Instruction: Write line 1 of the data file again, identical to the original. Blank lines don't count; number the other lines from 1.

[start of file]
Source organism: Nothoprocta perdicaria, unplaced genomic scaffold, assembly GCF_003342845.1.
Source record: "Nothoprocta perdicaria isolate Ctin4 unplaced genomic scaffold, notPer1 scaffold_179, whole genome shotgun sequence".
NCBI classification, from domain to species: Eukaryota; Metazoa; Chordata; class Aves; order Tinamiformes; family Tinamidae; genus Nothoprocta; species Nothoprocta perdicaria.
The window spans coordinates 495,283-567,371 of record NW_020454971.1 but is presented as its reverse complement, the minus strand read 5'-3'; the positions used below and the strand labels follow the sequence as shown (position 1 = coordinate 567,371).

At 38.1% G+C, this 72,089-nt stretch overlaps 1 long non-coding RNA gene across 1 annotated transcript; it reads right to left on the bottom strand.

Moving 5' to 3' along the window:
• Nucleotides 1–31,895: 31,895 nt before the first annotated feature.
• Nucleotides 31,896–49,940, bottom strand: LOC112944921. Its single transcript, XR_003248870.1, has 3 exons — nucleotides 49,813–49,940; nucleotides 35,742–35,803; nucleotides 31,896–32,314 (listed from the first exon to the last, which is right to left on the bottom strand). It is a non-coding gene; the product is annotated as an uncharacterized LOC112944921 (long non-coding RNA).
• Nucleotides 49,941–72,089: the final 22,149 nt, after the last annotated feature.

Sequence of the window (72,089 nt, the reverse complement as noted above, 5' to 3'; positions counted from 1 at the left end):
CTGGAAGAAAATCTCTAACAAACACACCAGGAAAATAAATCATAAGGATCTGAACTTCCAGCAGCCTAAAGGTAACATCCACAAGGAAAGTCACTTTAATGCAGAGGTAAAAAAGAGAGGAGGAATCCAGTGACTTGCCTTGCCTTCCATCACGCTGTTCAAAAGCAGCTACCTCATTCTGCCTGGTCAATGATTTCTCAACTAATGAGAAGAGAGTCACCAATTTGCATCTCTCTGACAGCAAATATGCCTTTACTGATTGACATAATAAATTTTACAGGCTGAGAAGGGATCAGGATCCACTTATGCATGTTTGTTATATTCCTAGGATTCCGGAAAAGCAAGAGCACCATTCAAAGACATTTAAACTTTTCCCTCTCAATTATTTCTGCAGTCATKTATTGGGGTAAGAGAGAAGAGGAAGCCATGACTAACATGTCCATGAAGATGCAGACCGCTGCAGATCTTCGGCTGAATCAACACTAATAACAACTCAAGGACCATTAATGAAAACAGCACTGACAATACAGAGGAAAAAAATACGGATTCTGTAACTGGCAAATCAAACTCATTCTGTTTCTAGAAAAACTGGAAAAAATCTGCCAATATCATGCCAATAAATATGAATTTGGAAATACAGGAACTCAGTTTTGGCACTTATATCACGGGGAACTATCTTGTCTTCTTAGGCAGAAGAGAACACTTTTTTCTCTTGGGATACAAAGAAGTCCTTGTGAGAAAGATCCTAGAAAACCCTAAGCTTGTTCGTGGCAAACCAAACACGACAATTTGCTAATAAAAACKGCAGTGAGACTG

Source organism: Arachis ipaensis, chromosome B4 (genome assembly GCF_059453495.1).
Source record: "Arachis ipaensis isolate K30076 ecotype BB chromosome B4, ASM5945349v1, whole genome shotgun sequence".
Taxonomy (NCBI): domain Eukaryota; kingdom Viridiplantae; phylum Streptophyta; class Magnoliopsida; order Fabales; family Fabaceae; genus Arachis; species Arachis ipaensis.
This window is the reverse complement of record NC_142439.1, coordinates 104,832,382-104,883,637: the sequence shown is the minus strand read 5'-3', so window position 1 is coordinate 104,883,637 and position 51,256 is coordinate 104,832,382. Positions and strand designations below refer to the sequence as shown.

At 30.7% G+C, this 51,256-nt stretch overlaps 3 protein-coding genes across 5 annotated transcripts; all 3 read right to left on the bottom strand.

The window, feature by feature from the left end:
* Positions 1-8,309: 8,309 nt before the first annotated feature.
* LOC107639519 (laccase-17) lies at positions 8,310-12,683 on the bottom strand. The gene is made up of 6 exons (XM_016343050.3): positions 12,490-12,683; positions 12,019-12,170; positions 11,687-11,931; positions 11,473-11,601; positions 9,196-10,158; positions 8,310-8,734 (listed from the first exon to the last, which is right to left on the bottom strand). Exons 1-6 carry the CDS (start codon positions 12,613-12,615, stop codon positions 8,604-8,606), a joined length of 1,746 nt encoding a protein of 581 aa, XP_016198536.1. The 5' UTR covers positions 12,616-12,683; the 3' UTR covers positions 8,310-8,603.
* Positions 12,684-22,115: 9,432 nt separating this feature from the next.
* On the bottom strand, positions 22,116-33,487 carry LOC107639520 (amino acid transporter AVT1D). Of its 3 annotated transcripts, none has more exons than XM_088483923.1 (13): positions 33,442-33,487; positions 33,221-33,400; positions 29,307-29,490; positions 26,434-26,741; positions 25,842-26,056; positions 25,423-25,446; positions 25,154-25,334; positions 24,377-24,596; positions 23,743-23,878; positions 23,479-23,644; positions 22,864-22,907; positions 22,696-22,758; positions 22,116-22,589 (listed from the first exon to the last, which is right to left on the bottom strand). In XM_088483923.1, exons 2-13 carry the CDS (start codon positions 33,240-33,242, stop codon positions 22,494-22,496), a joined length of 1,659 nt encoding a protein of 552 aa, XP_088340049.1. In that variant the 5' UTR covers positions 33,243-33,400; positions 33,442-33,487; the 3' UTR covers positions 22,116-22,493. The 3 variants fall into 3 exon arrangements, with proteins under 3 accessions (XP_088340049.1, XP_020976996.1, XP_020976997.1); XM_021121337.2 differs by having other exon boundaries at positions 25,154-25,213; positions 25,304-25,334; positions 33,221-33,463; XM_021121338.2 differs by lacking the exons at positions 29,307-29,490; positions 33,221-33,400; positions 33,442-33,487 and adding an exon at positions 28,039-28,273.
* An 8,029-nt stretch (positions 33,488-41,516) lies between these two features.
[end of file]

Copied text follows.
Source organism: Nothoprocta perdicaria, unplaced genomic scaffold, assembly GCF_003342845.1.